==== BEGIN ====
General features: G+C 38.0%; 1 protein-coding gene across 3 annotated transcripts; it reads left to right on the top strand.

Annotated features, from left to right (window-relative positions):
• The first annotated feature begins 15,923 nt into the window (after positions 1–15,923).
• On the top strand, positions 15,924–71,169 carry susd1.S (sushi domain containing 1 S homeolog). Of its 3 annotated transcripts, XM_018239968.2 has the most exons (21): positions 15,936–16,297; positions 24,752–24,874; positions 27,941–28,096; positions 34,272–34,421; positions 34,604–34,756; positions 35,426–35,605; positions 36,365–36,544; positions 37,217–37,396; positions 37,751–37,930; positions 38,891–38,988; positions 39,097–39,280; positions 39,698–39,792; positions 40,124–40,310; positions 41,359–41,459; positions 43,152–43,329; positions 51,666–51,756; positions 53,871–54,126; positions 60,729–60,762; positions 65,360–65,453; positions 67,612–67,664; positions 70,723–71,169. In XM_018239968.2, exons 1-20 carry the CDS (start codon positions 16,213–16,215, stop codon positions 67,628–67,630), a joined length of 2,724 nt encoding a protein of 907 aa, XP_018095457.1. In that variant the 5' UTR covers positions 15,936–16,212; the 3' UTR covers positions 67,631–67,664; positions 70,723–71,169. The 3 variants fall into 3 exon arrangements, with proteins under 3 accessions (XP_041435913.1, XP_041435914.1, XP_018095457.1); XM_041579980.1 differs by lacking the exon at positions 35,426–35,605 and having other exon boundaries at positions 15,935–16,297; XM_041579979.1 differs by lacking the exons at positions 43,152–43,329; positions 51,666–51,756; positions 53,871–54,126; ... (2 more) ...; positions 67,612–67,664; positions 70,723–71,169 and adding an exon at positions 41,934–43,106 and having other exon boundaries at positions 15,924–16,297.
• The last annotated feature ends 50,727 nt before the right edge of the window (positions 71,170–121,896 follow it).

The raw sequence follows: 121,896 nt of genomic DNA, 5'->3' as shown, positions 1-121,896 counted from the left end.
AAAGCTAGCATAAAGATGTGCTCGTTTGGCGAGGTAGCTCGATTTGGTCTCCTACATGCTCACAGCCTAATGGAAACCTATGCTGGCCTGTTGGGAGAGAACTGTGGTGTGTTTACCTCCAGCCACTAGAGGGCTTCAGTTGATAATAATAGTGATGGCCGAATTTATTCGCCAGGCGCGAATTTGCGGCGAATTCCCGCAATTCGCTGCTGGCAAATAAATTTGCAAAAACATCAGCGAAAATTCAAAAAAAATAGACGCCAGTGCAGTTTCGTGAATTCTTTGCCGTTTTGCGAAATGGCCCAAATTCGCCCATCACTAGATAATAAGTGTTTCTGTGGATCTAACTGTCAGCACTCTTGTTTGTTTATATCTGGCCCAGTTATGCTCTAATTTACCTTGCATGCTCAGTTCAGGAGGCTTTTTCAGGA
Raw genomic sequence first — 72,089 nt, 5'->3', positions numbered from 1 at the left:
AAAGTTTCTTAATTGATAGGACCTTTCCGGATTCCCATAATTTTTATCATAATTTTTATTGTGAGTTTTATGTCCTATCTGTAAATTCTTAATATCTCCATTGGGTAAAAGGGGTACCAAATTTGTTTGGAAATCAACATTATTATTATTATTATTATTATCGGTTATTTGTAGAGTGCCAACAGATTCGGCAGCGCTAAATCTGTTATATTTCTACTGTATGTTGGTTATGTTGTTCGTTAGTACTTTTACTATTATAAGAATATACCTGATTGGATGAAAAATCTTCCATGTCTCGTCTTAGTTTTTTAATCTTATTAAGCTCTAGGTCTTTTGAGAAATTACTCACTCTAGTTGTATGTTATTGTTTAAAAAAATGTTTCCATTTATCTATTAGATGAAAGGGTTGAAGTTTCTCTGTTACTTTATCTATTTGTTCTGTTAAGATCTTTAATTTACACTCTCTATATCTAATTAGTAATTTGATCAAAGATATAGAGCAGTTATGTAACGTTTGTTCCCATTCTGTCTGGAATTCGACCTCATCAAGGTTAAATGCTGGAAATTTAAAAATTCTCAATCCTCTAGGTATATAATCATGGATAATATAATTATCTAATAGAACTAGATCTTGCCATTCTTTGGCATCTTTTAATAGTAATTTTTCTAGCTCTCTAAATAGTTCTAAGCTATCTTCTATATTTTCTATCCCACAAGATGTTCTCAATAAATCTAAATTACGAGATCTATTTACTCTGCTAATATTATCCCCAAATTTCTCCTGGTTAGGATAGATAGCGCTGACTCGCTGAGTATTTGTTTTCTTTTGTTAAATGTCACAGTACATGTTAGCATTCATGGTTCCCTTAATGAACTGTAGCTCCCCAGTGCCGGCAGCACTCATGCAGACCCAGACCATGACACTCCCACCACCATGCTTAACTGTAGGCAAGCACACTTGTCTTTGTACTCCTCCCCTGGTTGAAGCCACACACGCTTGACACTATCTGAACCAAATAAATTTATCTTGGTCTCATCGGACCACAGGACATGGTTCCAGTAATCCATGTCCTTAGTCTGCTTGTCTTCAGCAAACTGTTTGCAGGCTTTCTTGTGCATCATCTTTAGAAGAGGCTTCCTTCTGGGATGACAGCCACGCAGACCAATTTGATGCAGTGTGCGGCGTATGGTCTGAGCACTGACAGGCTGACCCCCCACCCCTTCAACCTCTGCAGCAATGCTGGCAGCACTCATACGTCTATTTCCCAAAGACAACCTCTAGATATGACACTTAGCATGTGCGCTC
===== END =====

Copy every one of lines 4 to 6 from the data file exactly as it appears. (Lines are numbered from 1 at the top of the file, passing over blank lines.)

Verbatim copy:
• On the top strand, positions 15,924–71,169 carry susd1.S (sushi domain containing 1 S homeolog). Of its 3 annotated transcripts, XM_018239968.2 has the most exons (21): positions 15,936–16,297; positions 24,752–24,874; positions 27,941–28,096; positions 34,272–34,421; positions 34,604–34,756; positions 35,426–35,605; positions 36,365–36,544; positions 37,217–37,396; positions 37,751–37,930; positions 38,891–38,988; positions 39,097–39,280; positions 39,698–39,792; positions 40,124–40,310; positions 41,359–41,459; positions 43,152–43,329; positions 51,666–51,756; positions 53,871–54,126; positions 60,729–60,762; positions 65,360–65,453; positions 67,612–67,664; positions 70,723–71,169. In XM_018239968.2, exons 1-20 carry the CDS (start codon positions 16,213–16,215, stop codon positions 67,628–67,630), a joined length of 2,724 nt encoding a protein of 907 aa, XP_018095457.1. In that variant the 5' UTR covers positions 15,936–16,212; the 3' UTR covers positions 67,631–67,664; positions 70,723–71,169. The 3 variants fall into 3 exon arrangements, with proteins under 3 accessions (XP_041435913.1, XP_041435914.1, XP_018095457.1); XM_041579980.1 differs by lacking the exon at positions 35,426–35,605 and having other exon boundaries at positions 15,935–16,297; XM_041579979.1 differs by lacking the exons at positions 43,152–43,329; positions 51,666–51,756; positions 53,871–54,126; ... (2 more) ...; positions 67,612–67,664; positions 70,723–71,169 and adding an exon at positions 41,934–43,106 and having other exon boundaries at positions 15,924–16,297.
• The last annotated feature ends 50,727 nt before the right edge of the window (positions 71,170–121,896 follow it).

The raw sequence follows: 121,896 nt of genomic DNA, 5'->3' as shown, positions 1-121,896 counted from the left end.